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IraqCanada
(@iraqcanada)
New Member
Joined: 1 year ago
 

Hey everyone, I just put together a new setup with an XPS 13 9370 and the Aorus 2070 Gaming Box with help from the excellent resources here. Here's my dilemma: I want to upgrade to a higher refresh rate monitor than the 60Hz I'm using with my old rig, but I'm not sure what to do. I hear that you get better relative performance on eGPU with higher resolutions, so would it be worth it to invest in a 144Hz monitor at 1440 or should I stick with 1080? I guess the simplest question is, how close would framerates on 1440 be to the same settings on 1080 with this minor added boost of playing on higher resolution, generally speaking?
Thanks!

To do: Create my signature with system and expected eGPU configuration information to give context to my posts. I have no builds.

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itsage
(@itsage)
Illustrious Member Admin
Joined: 4 years ago
 

144Hz monitor at 1440 would be a nice option for the RTX 2070 Gaming Box. You reduce Thunderbolt 3 performance loss at the same time making the most of the RTX 2070. Even if you don't get 144Hz consistently it's a much smoother visual in games and during regular use vs a 60Hz monitor.

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IraqCanada
(@iraqcanada)
New Member
Joined: 1 year ago
 

Alright, yeah, that's what I was thinking. I appreciate the input, thanks!

To do: Create my signature with system and expected eGPU configuration information to give context to my posts. I have no builds.

.

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wimpzilla
(@wimpzilla)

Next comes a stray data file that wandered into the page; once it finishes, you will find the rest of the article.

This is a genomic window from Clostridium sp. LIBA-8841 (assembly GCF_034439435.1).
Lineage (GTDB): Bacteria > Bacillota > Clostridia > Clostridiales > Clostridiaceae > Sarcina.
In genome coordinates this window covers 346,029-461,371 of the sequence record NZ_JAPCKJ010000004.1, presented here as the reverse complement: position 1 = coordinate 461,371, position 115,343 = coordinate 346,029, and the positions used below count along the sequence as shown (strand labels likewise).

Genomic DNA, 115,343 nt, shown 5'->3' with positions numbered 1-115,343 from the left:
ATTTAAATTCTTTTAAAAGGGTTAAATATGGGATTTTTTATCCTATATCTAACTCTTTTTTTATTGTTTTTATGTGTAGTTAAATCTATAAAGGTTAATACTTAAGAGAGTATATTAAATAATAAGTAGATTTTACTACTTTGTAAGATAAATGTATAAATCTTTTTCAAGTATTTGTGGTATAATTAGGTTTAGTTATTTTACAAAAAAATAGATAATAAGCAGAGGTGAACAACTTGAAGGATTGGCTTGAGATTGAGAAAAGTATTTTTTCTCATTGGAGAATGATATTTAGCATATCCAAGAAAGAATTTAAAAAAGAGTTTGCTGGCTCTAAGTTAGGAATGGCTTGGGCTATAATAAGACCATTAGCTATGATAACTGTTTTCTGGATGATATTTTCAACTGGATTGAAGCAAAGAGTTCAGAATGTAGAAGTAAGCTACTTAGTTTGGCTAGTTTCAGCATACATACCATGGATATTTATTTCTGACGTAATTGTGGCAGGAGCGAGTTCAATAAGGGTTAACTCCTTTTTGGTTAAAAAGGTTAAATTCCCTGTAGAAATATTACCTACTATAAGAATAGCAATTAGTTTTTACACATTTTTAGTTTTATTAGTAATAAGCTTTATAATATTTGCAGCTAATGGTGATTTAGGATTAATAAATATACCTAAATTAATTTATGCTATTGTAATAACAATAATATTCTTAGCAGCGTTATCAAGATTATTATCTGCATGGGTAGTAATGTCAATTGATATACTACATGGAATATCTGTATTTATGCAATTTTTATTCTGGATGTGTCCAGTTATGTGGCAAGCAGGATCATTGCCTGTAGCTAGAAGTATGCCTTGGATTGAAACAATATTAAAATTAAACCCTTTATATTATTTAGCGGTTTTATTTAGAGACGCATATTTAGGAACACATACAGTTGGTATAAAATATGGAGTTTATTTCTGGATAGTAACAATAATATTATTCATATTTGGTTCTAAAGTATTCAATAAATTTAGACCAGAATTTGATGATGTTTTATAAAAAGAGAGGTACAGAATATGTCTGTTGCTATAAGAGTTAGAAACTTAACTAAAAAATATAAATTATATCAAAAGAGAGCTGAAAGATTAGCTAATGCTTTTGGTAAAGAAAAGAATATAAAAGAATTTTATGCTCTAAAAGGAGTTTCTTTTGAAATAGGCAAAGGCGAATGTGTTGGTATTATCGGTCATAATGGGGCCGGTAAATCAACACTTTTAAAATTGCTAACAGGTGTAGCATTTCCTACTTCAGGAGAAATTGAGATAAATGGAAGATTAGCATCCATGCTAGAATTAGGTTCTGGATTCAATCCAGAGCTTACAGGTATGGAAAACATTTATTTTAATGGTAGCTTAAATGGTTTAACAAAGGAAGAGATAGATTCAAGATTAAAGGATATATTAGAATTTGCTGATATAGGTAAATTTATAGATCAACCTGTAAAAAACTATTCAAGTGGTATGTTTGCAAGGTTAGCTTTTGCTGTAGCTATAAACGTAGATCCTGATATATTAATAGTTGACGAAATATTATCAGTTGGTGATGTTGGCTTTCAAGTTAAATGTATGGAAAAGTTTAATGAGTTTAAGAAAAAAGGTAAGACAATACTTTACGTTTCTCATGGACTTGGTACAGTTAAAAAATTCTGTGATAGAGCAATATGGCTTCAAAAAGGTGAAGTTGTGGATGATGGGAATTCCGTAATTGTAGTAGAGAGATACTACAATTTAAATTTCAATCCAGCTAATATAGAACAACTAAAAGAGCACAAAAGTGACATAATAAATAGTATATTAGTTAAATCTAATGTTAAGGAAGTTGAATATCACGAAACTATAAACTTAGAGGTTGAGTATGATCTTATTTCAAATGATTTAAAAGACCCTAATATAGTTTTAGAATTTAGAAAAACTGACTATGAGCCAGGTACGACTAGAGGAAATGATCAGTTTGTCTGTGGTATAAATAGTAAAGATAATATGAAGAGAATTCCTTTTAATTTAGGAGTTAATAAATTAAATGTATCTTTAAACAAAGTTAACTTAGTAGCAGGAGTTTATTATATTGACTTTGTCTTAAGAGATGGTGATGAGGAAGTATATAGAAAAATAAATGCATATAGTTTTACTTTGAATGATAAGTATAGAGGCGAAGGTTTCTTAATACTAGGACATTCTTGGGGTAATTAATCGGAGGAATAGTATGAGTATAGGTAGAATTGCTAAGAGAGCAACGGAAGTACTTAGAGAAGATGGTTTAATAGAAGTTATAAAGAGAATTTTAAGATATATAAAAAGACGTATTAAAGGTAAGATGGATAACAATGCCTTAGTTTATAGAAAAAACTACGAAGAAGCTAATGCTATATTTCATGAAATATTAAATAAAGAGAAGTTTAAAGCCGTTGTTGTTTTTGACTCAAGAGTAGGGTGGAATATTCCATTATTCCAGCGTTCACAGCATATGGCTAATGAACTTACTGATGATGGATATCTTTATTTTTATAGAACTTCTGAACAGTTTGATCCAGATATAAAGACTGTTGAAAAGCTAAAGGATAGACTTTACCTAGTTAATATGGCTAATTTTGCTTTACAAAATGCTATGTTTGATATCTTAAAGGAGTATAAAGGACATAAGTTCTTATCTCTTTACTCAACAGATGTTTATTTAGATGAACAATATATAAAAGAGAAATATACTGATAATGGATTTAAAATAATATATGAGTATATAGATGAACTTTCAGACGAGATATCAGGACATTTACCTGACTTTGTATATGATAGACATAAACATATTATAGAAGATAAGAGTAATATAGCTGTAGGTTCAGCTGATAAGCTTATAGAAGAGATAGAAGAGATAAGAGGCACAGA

Honorable Member
Joined: 3 years ago
 

Most importantly, you should get a decent adaptive sync monitor.
Since Nvidia gpu now support adaptive sync, you get the best smooth gaming experience even if the monitor is not branded g-sync.

A decent 1440p, 144Hz adaptive sync panel with 40/144Fps range would be a must if you plan to plug directly the monitor to the gpu.

This post was modified 1 year ago

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OliverB
(@oliverb)
Noble Member
Joined: 2 years ago
 

@iraqcanada, 144 Hz is not recommendable for eGPU setups. On high FPS the limited bandwidth plays a big role.  If you stay with standard FPS like 60 Hz or 72Hz you are good, but not above.

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Eightarmedpet
(@eightarmedpet)
Noble Member Moderator
Joined: 3 years ago
 

@oliverb dunno man, I get well over 60fps in most games and I’ve got a double bottleneck, so 144hz would make sense..

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mac_editor
(@mac_editor)
Famed Member Moderator
Joined: 3 years ago
 
Posted by: OliverB

@iraqcanada, 144 Hz is not recommendable for eGPU setups. On high FPS the limited bandwidth plays a big role.  If you stay with standard FPS like 60 Hz or 72Hz you are good, but not above.

@oliverb this highly depends on the game itself, with the primary bottleneck being the Thunderbolt chip overhead and not the bandwidth as demonstrated here.

For example, I was able to achieve 200+ FPS on an RX480 over Thunderbolt 2 in Rocket League. A counterexample would be F1 2018 at any resolution High-Ultra settings. On TB3 + V64, I get good results (60+ easily at all times at 4K/2K). However with "rain" weather effect, even at 1080p the FPS seems to bottleneck at about 30~35. However, I did not test then, if it was a CPU bottleneck or not. Distinguishing CPU bottlenecks and the thunderbolt effect is important.

Nonetheless, w.r.t. gaming, we could say that for most modern titles, pushing out very high frames can be a challenge over Thunderbolt.

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OliverB
(@oliverb)
Noble Member
Joined: 2 years ago
 

@eightarmedpet and @mac_editor, of course you are right and it depends highly on the game. In Portal, an older and perfect optimized game I get almost 300 FPS while in Forza Horizon 4 it's impossible to get over 80 FPS, no matter how low the settings.

It should more like a guideline (with exceptions): Newer titles though tend to be limited more, it looks as they send more data through.

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